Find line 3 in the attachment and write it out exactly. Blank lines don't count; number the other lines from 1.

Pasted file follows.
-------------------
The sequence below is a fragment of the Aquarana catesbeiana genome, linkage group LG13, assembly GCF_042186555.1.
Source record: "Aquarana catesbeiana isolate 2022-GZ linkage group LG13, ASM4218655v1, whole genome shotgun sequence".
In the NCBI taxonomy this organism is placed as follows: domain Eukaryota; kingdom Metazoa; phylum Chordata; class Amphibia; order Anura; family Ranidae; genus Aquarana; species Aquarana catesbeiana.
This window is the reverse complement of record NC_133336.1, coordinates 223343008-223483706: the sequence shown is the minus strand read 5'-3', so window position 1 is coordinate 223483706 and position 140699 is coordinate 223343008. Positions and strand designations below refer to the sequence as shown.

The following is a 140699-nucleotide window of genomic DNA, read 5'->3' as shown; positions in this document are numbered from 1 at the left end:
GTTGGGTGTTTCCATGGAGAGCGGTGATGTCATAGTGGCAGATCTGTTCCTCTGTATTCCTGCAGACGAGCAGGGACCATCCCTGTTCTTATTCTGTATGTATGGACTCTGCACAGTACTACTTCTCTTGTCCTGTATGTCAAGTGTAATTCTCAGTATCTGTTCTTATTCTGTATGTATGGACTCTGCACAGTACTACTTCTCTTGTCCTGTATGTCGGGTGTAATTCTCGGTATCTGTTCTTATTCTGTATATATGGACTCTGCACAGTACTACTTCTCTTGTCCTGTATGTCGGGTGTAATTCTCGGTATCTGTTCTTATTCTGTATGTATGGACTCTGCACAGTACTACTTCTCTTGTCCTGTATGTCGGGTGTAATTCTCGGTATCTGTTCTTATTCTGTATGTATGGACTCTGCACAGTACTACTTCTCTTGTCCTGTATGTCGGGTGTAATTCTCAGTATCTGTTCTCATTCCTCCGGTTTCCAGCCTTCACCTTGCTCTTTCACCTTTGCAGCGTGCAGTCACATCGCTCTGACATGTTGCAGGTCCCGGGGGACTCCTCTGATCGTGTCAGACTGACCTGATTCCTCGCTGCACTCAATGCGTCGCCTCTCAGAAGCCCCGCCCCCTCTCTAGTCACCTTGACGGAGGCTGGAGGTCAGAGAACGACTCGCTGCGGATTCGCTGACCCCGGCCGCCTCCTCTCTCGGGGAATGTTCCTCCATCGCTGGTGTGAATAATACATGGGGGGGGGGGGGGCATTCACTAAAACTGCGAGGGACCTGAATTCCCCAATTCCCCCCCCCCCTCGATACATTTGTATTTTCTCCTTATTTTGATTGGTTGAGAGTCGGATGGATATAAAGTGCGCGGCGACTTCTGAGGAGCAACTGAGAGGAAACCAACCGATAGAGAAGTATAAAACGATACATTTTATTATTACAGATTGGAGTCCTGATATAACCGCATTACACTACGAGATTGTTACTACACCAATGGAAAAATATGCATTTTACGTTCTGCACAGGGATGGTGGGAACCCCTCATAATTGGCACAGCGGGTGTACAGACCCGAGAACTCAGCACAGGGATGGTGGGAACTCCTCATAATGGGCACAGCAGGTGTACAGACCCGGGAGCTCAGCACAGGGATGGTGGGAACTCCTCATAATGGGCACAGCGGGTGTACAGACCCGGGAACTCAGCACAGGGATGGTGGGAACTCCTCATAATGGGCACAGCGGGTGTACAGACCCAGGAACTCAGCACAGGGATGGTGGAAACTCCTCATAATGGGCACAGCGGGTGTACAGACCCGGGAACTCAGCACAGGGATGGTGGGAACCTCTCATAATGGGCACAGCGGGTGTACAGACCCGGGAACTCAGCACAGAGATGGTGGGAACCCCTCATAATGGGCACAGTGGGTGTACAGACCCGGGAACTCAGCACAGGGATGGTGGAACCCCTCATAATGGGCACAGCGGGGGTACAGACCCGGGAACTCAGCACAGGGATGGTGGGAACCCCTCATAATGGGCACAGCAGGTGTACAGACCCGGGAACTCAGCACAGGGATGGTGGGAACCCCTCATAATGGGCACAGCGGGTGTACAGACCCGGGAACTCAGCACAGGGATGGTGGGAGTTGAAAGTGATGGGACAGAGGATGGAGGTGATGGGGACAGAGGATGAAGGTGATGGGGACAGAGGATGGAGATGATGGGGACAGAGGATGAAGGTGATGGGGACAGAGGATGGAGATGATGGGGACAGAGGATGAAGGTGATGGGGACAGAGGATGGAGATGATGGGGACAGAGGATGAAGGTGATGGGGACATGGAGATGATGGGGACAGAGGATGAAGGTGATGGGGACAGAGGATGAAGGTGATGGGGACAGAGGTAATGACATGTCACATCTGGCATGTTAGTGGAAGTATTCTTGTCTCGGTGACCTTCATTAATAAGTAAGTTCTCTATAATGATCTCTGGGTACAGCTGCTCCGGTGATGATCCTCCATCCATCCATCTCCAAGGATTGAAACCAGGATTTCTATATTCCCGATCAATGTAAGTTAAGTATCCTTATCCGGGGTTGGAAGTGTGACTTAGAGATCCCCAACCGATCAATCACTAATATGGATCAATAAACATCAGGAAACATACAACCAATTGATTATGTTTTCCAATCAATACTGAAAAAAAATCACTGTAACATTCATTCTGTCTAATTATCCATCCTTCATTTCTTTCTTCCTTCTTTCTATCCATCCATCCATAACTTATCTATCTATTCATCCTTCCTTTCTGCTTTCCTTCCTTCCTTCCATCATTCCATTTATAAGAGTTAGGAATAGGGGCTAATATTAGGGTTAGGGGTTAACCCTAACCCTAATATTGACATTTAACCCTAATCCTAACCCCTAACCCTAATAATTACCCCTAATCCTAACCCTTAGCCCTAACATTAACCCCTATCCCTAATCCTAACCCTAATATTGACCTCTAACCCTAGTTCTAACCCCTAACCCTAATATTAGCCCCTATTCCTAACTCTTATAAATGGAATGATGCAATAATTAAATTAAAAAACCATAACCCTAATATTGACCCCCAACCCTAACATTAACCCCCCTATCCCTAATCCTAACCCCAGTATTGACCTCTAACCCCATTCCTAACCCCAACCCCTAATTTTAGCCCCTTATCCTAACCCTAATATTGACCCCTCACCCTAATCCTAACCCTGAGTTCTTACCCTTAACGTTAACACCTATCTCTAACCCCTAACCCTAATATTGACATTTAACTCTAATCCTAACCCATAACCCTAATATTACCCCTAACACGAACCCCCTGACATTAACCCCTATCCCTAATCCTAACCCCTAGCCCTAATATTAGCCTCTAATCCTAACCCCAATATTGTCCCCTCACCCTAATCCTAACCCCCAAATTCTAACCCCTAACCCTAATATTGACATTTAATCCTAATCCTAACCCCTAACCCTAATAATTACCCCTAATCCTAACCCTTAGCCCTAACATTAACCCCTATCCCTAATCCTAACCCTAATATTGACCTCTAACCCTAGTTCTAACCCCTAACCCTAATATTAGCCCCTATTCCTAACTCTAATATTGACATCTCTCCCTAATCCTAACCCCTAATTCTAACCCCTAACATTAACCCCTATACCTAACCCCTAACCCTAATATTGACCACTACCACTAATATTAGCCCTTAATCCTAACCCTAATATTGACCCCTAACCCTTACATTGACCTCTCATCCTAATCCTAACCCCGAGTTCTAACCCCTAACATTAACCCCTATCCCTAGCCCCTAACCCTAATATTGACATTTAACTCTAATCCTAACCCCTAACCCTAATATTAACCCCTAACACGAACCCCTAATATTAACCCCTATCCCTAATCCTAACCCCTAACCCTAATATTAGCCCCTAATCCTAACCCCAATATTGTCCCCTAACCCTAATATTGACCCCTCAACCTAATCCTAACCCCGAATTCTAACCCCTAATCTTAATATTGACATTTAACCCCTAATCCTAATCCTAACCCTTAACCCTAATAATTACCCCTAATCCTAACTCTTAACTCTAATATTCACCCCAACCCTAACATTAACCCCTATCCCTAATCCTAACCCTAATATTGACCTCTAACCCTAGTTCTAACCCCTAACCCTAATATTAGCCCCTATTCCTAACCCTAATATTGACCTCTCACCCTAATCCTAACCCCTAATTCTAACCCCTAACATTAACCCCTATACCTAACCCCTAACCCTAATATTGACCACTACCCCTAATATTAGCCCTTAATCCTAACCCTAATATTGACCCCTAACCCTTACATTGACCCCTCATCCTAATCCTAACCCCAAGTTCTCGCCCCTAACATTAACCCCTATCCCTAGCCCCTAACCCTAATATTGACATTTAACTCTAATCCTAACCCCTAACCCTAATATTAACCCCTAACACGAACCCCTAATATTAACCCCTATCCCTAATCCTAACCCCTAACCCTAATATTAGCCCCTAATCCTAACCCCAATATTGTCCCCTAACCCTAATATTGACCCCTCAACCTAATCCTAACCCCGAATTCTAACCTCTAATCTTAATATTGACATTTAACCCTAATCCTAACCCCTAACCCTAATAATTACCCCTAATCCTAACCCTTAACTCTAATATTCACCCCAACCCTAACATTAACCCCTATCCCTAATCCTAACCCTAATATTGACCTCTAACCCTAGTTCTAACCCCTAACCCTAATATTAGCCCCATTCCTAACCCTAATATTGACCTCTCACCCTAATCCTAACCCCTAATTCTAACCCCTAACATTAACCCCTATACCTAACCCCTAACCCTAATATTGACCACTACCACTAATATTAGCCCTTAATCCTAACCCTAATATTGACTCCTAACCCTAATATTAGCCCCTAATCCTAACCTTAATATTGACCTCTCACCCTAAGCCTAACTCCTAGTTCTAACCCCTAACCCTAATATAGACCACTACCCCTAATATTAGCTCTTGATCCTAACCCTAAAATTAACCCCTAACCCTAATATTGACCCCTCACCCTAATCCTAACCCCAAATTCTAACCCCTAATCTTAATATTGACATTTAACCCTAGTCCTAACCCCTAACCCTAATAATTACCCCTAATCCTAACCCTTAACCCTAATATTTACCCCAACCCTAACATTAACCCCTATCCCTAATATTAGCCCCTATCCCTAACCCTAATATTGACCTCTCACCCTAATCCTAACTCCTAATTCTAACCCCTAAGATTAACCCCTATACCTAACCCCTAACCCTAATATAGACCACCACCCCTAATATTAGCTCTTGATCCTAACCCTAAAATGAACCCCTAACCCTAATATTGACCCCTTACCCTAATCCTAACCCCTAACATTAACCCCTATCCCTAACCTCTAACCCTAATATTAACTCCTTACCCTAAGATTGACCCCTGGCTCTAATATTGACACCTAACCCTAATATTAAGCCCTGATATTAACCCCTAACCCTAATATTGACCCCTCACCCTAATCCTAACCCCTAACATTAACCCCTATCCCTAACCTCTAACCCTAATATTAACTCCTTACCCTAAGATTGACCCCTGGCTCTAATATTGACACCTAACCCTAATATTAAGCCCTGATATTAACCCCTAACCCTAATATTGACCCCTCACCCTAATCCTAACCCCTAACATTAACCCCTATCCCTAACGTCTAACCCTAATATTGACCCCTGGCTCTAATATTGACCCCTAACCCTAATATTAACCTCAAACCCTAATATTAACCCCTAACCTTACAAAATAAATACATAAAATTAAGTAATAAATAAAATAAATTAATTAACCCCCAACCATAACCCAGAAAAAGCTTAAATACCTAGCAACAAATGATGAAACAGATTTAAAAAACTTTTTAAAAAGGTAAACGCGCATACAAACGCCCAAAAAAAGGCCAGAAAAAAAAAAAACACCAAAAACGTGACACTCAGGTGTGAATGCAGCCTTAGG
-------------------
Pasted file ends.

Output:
In the NCBI taxonomy this organism is placed as follows: domain Eukaryota; kingdom Metazoa; phylum Chordata; class Amphibia; order Anura; family Ranidae; genus Aquarana; species Aquarana catesbeiana.